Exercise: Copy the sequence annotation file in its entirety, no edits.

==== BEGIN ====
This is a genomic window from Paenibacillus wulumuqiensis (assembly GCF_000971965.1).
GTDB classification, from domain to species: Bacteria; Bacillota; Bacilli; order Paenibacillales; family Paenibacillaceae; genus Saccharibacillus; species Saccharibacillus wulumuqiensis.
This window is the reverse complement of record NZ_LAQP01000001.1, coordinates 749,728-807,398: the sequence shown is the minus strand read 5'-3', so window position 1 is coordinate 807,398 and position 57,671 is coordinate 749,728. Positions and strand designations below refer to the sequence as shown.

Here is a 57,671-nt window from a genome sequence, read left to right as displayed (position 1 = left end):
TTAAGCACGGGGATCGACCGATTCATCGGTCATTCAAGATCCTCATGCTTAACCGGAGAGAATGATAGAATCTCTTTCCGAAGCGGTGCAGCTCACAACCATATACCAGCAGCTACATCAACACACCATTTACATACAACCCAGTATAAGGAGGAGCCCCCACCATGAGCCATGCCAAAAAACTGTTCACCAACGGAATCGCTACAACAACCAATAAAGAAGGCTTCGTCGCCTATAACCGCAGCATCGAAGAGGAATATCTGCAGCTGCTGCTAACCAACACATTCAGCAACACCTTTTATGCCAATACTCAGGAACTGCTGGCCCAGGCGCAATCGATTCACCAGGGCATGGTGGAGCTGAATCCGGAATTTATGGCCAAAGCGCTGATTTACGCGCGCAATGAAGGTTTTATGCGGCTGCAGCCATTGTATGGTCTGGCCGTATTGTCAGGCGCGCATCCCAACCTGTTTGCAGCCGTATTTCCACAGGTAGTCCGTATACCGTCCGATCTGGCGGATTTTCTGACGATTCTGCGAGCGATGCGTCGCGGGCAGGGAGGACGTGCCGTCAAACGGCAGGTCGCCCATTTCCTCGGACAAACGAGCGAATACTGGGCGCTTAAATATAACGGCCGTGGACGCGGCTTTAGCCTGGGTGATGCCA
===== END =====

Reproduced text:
This is a genomic window from Paenibacillus wulumuqiensis (assembly GCF_000971965.1).
GTDB classification, from domain to species: Bacteria; Bacillota; Bacilli; order Paenibacillales; family Paenibacillaceae; genus Saccharibacillus; species Saccharibacillus wulumuqiensis.
This window is the reverse complement of record NZ_LAQP01000001.1, coordinates 749,728-807,398: the sequence shown is the minus strand read 5'-3', so window position 1 is coordinate 807,398 and position 57,671 is coordinate 749,728. Positions and strand designations below refer to the sequence as shown.

Here is a 57,671-nt window from a genome sequence, read left to right as displayed (position 1 = left end):
TTAAGCACGGGGATCGACCGATTCATCGGTCATTCAAGATCCTCATGCTTAACCGGAGAGAATGATAGAATCTCTTTCCGAAGCGGTGCAGCTCACAACCATATACCAGCAGCTACATCAACACACCATTTACATACAACCCAGTATAAGGAGGAGCCCCCACCATGAGCCATGCCAAAAAACTGTTCACCAACGGAATCGCTACAACAACCAATAAAGAAGGCTTCGTCGCCTATAACCGCAGCATCGAAGAGGAATATCTGCAGCTGCTGCTAACCAACACATTCAGCAACACCTTTTATGCCAATACTCAGGAACTGCTGGCCCAGGCGCAATCGATTCACCAGGGCATGGTGGAGCTGAATCCGGAATTTATGGCCAAAGCGCTGATTTACGCGCGCAATGAAGGTTTTATGCGGCTGCAGCCATTGTATGGTCTGGCCGTATTGTCAGGCGCGCATCCCAACCTGTTTGCAGCCGTATTTCCACAGGTAGTCCGTATACCGTCCGATCTGGCGGATTTTCTGACGATTCTGCGAGCGATGCGTCGCGGGCAGGGAGGACGTGCCGTCAAACGGCAGGTCGCCCATTTCCTCGGACAAACGAGCGAATACTGGGCGCTTAAATATAACGGCCGTGGACGCGGCTTTAGCCTGGGTGATGCCA